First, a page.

Peripheral blood lymphocytes from healthy donors and thirty one RA patients were cultured in the presence or in the absence of Phytohemagglutinine (PHA) for three days. Supernatant containig lymphotoxin (LT) was added to L cells, and LT activities were assessed. Although LT activities in 100-fold diluted supernatant from non stimulated lymphocytes were hardly detected in healthy donors, significantly high level of LT release was found in RA patients. There was no significant difference of LT release from PHA-stimulated lymphocytes of both groups. LT activities in 10-fold diluted supernatant from non-stimulated lymphocytes in seropositive RA patients were significantly higher than those in seronegative RA patients. These findings suggest that LT could involve in the pathogenesis and the condition of RA.
Two Cases of the psoriatic arthritis were reported. Case 1: A 33-year-old woman was typical psoriatic arthritis, in which deterioration and improvement of psoriasis synchronized with those of arthritis. In roentgenogram, joints of finger and toe were highly destructed, and partially revealed pencil-in-cup deformity. In laboratory data, RA factors were negative in course of all duration. Case 2: A 57-year-old man was atypical psoriatic arthritis which was seropositive, and did not synchronized with skin lesion. Moreover, the clinical features of psoriatic arthritis and differencial diagnosis of psoriatic arthritis, were discussed.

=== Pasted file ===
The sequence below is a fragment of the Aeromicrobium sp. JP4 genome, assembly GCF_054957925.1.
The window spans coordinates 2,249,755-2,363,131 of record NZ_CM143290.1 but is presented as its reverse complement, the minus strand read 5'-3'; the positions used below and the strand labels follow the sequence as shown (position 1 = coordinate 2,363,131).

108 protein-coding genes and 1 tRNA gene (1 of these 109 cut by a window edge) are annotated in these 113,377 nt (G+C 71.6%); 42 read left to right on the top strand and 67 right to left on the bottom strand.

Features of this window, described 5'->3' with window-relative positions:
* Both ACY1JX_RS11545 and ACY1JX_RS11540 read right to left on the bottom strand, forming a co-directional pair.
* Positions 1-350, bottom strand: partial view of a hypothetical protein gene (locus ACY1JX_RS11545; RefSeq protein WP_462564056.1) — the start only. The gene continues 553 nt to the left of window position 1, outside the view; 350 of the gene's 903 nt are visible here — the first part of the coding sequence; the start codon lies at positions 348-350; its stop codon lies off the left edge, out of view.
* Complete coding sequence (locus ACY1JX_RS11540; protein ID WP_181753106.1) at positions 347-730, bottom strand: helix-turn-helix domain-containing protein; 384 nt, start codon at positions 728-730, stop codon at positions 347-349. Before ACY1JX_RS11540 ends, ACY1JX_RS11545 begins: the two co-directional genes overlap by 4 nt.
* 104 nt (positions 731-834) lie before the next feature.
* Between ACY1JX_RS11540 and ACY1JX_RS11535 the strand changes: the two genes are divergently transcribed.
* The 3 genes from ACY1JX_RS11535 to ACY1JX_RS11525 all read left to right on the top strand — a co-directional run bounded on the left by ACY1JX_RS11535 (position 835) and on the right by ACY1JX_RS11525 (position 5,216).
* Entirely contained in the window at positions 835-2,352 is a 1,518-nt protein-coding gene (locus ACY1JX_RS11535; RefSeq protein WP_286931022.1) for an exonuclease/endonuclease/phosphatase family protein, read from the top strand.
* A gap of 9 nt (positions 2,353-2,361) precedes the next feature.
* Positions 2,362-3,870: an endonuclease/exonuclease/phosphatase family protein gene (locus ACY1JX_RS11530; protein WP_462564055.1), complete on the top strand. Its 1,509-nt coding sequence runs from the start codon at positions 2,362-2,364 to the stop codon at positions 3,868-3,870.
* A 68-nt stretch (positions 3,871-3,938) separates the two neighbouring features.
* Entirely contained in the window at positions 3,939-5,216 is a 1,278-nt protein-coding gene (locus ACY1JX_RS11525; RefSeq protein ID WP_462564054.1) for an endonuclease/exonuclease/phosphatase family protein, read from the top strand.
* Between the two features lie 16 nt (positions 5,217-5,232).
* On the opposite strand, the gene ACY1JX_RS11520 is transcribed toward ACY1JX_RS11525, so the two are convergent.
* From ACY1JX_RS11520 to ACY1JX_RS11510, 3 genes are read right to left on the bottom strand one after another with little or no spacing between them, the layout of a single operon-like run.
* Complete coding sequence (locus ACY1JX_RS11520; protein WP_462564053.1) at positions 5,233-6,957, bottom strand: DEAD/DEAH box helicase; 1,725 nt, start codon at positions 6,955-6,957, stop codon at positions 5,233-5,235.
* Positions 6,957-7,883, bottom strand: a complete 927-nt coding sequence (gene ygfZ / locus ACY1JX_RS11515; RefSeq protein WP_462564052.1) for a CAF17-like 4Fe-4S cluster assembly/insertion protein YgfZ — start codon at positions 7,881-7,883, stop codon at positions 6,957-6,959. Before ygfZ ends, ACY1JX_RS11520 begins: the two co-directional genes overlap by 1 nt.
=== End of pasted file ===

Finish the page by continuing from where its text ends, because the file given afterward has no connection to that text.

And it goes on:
We experienced 4 cases of ochronotic arthropathy. The chief complaints of the cases were knee pain, intermittent claudication, pain of the left hip joint and low back. These cases were treated by arthrodesis of the knee, laminectomy, total hip replacement and spondylodesis. One of them was died of pulmonary cancer. Radiological examination of the three cases except a young case, showed narrowing and wafers-like calcification of the discs and bamboo spine. Histological examination showed degenerative change of the cartilage and ligament.